Pour in Red Wine

    Pour in Red Wine. Image © Gene Gerrard

    Deglaze the onion mixture by pouring in 2 cups of red wine, all the while stirring as you pour with a wooden spoon or flexible spatula. Scrape up any of the onions that might be sticking to the bottom of the pot.

    Simmer for 10 minutes.

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  • 08 of 13

    Ready to Braise

    Ready to Braise. Image © Gene Gerrard

    Pre-heat oven to 350°.

    Return the roast to the pot, and scatter the carrot, celery and garlic around the meat. Pour 4 cups of beef broth into the pot, so the roast is almost submerged. Add the 2 sprigs of fresh thyme and 2 bay leaves. Bring the liquid to a low boil, and cover tightly.

    Put the pot into the oven, and braise for 2-1/2 hours. Turn the roast every 40 minutes, basting the top with gravy.

    Remove the pot from the oven, and take off the lid. Allow the roast to cool in the cooking liquid.

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  • 09 of 13

    Refrigerate the Roast

    Wrap the Roast. Image © Gene Gerrard

    At this point, you could definitely serve the pot roast when it is done braising, but the meat is easier to slice after it's been chilled, and refrigerating the gravy improves the flavor.

    Transfer the roast to a large piece of aluminum foil. Using a slotted spoon, scoop up the cooked vegetables, and spread them over the top of the roast. Cover the roast with the foil.

    Pour the gravy into a 4-cup glass measuring cup or other storage container. Cover the measuring cup, and refrigerate the roast and gravy overnight.

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  • 10 of 13

    Skim Off the Fat

    Skim Off the Fat. Image © Gene Gerrard

    The next day, unwrap the measuring cup, and you'll see a layer of fat has risen to the top of the gravy. Use a spoon to skim off the fat, and discard.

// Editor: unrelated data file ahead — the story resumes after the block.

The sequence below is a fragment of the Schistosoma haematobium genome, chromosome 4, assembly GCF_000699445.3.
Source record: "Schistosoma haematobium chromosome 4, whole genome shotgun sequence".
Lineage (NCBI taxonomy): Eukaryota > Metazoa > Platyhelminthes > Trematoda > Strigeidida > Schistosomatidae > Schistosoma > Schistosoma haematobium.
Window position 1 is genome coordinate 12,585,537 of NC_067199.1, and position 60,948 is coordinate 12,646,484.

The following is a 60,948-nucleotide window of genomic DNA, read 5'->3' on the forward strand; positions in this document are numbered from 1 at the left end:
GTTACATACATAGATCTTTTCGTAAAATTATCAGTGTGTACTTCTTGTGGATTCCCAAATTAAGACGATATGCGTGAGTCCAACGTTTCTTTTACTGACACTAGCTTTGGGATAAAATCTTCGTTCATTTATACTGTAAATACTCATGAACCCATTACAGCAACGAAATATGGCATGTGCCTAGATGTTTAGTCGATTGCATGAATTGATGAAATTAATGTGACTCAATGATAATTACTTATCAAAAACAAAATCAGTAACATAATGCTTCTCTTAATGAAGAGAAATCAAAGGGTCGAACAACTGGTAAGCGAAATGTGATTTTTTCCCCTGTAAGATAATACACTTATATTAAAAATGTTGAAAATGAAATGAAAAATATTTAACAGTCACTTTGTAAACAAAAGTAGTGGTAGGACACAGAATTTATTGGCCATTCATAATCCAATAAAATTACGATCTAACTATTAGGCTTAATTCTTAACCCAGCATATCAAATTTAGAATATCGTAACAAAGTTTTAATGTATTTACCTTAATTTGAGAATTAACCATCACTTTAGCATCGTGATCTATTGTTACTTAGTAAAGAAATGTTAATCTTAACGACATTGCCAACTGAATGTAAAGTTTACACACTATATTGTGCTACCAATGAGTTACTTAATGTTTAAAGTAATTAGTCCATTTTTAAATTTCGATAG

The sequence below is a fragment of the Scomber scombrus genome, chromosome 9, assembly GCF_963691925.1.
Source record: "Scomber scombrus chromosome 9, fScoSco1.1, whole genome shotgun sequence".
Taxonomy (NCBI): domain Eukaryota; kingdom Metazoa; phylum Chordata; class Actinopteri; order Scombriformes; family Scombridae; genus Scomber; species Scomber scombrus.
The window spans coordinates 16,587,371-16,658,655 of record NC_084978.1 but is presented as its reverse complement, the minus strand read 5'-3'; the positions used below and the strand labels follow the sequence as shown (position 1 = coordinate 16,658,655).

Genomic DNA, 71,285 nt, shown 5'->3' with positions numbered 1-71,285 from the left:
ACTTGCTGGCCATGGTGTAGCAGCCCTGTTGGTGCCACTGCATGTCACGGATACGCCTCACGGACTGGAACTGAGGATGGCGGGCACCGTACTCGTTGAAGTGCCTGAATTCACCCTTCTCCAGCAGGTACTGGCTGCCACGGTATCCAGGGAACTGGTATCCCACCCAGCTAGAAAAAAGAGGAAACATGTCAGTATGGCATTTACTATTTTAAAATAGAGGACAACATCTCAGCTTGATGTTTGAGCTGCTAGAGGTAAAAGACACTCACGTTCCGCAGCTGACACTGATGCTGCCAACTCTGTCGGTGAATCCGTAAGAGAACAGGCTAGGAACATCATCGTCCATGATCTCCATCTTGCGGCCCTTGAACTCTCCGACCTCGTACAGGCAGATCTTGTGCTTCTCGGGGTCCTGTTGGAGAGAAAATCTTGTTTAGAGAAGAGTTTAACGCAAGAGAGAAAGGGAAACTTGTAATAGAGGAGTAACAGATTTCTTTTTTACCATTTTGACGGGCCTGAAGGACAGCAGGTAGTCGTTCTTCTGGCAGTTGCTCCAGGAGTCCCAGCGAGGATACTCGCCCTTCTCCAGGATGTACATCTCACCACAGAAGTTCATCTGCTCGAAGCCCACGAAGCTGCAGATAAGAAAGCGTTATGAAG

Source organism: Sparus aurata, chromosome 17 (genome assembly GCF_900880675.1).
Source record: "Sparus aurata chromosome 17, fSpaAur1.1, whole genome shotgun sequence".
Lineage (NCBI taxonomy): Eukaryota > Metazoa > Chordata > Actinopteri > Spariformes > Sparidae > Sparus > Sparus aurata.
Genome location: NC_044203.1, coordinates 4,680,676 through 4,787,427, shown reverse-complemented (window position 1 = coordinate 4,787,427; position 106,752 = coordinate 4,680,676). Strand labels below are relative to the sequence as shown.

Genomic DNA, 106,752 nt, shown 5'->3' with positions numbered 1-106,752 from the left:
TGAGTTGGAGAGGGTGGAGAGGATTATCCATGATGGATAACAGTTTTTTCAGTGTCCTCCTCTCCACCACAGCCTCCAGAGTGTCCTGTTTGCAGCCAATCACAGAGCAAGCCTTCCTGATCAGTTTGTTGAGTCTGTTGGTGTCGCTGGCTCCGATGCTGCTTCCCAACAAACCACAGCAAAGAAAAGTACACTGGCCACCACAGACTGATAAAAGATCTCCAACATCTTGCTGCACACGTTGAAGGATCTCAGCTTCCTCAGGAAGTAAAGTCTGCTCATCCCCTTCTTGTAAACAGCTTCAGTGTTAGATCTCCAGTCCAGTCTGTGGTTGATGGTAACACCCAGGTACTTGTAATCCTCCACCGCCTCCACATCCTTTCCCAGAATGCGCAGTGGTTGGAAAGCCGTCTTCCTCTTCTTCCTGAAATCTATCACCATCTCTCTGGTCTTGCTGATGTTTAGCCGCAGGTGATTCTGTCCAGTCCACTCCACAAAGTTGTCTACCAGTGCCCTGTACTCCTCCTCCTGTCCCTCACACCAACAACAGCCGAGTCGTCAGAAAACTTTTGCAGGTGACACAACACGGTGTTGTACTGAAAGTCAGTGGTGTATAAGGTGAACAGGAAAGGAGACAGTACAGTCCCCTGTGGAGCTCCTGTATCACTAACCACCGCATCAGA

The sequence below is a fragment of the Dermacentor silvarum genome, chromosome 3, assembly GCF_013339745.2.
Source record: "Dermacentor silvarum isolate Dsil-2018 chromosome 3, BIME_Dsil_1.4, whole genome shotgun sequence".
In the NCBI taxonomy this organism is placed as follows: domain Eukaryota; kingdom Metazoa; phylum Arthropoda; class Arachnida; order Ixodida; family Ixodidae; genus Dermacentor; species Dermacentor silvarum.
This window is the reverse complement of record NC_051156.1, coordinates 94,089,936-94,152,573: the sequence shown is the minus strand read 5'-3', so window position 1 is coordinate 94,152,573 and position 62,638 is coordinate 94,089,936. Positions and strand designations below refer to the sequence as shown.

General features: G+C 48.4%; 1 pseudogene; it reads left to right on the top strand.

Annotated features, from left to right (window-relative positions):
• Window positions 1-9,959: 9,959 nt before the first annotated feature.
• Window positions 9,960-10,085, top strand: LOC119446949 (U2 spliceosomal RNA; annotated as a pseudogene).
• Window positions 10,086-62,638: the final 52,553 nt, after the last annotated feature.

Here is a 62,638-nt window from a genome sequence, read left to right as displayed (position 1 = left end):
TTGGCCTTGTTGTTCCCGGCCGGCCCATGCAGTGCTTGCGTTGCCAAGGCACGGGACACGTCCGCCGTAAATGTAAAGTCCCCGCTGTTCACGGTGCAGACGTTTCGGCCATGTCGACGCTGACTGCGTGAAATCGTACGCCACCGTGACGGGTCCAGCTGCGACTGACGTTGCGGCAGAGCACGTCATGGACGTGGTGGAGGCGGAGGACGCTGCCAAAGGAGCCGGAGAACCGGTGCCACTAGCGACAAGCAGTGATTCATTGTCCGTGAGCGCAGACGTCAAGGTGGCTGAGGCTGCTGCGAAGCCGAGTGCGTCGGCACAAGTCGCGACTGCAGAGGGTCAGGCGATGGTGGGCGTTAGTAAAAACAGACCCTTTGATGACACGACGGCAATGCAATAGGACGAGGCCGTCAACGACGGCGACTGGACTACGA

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  • 11 of 13

    Puree the Vegetables

    Purée the Vegetables. Image © Gene Gerrard

    Scrape the vegetables off the top of the roast, and put them into the bowl of a food processor. Add a couple of spoonfuls of the gravy, and purée the vegetables. If necessary, add more gravy to the vegetables. You want the purée to be smooth without any little bits.

    Transfer the purée and the remaining gravy to the pot, and bring to a simmer over low heat.

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  • 12 of 13

    Slice the Roast

    Slice the Roast. Image © Gene Gerrard

    Gently wipe any residue gravy off the roast. You'll see the grain of the meat fibers running in one direction. Turn the roast, so the blade of your knife runs against the grain.

    Carve the roast into thin slices, or a littler thicker, if you prefer. Put the sliced roast into the gravy, and simmer for 20 minutes.

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  • 13 of 13

    Ladle on the Gravy

    Ladle on the Gravy. Image © Gene Gerrard

    When the pot roast is heated through, arrange the slices on a warmed platter or plates, and ladle the gravy over the juicy meat. Sprinkle with chopped parsley.

    Now comes the best part: Enjoy!